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Apple has a surprise up its sleeve for this year’s iPhone event: People

Welcome to our weekend Apple Breakfast column, which includes all of the Apple news you missed this week in a handy bite-sized roundup. We call it Apple Breakfast because we think it goes great with a morning cup of coffee or tea, but it’s cool if you want to give it a read during lunch or dinner hours too.

The importance of putting people in a room

Some companies have embraced remote working over the past two years of the pandemic, recognizing that it saves money and makes life easier for employees. But others, such as Apple, have been more skeptical.

Apple has the tech and expertise to be one of the world’s great remote companies, but it refuses to give up on face-to-face meetings without a fight. Internally this is because of a phenomenon it refers to as “serendipity,” the idea that members of separate teams will bump into each other in the corridor and share ideas. But externally there’s a different sort of magic that the company doesn’t want to lose.

Apple knows that its special events are an intense experience, and that no amount of online press releases can compare to putting products in the hands of excited journalists. Which is why, despite the many advantages of virtual events, the company will once again welcome attendees to the September 7 iPhone 14 event.

It’s not quite the first such event since 2019, since WWDC in June had a small number of attendees to watch the streamed keynote with a hands-on area. And leaked information suggests that even this event will still have hybrid real/virtual elements, and feature the pre-recorded video that has been so global at virtual gatherings. It will also be streamed live to anyone who’s interested, of course and will likely embody many of the best characteristics of both approaches.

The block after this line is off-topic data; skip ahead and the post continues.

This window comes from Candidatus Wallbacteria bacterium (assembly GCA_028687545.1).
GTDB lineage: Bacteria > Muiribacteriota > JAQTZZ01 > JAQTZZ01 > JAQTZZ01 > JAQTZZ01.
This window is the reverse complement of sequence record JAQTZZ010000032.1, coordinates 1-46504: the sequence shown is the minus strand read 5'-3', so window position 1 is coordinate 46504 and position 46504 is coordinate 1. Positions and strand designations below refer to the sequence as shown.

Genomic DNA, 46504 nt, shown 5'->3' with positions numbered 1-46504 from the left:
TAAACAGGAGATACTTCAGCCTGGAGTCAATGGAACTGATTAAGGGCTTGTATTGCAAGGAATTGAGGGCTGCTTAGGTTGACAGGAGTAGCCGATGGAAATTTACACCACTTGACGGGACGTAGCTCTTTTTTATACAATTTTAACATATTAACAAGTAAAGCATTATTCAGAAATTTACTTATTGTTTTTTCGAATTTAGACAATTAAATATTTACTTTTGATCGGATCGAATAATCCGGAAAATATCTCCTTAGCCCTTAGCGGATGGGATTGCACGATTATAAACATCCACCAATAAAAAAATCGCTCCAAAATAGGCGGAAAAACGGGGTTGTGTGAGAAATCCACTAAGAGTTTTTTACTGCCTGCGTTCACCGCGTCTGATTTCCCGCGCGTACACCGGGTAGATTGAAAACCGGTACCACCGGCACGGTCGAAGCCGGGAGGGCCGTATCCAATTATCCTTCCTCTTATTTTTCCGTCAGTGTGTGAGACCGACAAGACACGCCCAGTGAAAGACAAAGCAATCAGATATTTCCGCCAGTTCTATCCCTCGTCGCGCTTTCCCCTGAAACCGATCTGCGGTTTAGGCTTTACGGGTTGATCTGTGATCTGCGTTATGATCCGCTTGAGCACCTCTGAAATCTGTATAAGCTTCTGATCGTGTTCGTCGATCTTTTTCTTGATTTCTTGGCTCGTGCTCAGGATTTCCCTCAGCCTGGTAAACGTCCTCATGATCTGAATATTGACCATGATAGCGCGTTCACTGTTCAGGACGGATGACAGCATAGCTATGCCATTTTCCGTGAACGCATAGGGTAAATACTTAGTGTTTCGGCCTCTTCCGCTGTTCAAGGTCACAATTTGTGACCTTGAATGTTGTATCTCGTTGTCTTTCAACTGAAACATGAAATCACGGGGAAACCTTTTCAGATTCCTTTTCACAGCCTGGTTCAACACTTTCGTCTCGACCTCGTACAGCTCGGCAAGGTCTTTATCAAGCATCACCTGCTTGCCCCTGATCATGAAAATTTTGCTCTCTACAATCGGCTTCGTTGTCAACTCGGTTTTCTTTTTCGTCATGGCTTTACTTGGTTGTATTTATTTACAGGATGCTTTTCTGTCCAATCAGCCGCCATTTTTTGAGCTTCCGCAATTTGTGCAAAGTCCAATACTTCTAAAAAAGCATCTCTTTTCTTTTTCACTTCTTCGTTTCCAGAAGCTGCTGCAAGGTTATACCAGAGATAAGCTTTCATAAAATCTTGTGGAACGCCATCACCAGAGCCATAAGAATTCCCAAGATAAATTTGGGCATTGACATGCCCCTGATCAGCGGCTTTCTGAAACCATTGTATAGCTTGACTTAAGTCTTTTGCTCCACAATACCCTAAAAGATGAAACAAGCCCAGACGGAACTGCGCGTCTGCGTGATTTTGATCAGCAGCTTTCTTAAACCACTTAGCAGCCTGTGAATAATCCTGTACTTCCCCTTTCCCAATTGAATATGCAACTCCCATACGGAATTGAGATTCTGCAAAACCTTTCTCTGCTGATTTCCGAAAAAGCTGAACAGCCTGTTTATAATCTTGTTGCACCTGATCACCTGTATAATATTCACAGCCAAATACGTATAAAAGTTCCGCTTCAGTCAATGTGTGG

But there’s no mistaking Apple’s intentions. Fundamentally, at every opportunity, this is a company that wants to put people in a room. Even if it doesn’t seem to make sense from a strictly rational, is-this-the-most-efficient-approach point of view.

Virtual events are quicker and slicker than in-person ones. Remote working has numerous advantages over the office, and Apple has infuriated staff by demanding that they show up three days a week. All of this seems to make little sense–but then, it made little sense to throw resources into bricks and mortar when other companies were withdrawing to online shop, but the Apple Stores have been a roaring success.

Perhaps it isn’t rational. But Apple has a corporate culture of inspiration, of persuading customers and employees to believe in things that aren’t entirely rational. And it’s a lot easier to do that sort of conjuring trick when the person you’re inspiring is in the same room.

Trending: Top stories of the week

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The rumor mill

We know the iPhone 14 is coming, but what else will Apple announce on September 7?

Leaked dummy models seem to confirm that the iPhone 14 Pro will come in purple and blue.

A new MacBook Pro may be coming soon, but without the most exciting rumor.

Here’s everything you need to know about Apple’s rumored 15-inch MacBook Air.

Start saving now for these awesome upcoming Apple Pro devices.

Podcast of the week

The end of summer is approaching, and you know what that means: iPhone season is upon us! What does the rumor mill say about the upcoming iPhone 14? Find out in this episode of the Macworld Podcast!

You can catch every episode of the Macworld Podcast on Spotify, Soundcloud, the Podcasts app, or our own site.

Software updates, bugs & problems

Apple has extended its Self Service Repair program to include MacBooks, but not everyone is happy. Frustrated by the enormous (162-page!) manual and high cost, the repair site iFixit has accused Apple of creating an “excruciating gauntlet of hurdles.”

Apple has delayed the launch of iPadOS 16, saying it will arrive “on its own schedule.”

iOS 16 Public beta 5 is out now—here’s how to get it.

And with that, we’re done for this week. If you’d like to get regular roundups, sign up for our newsletters. You can also follow us on Twitter for breaking news stories. See you next Saturday, enjoy your weekend, and stay Appley.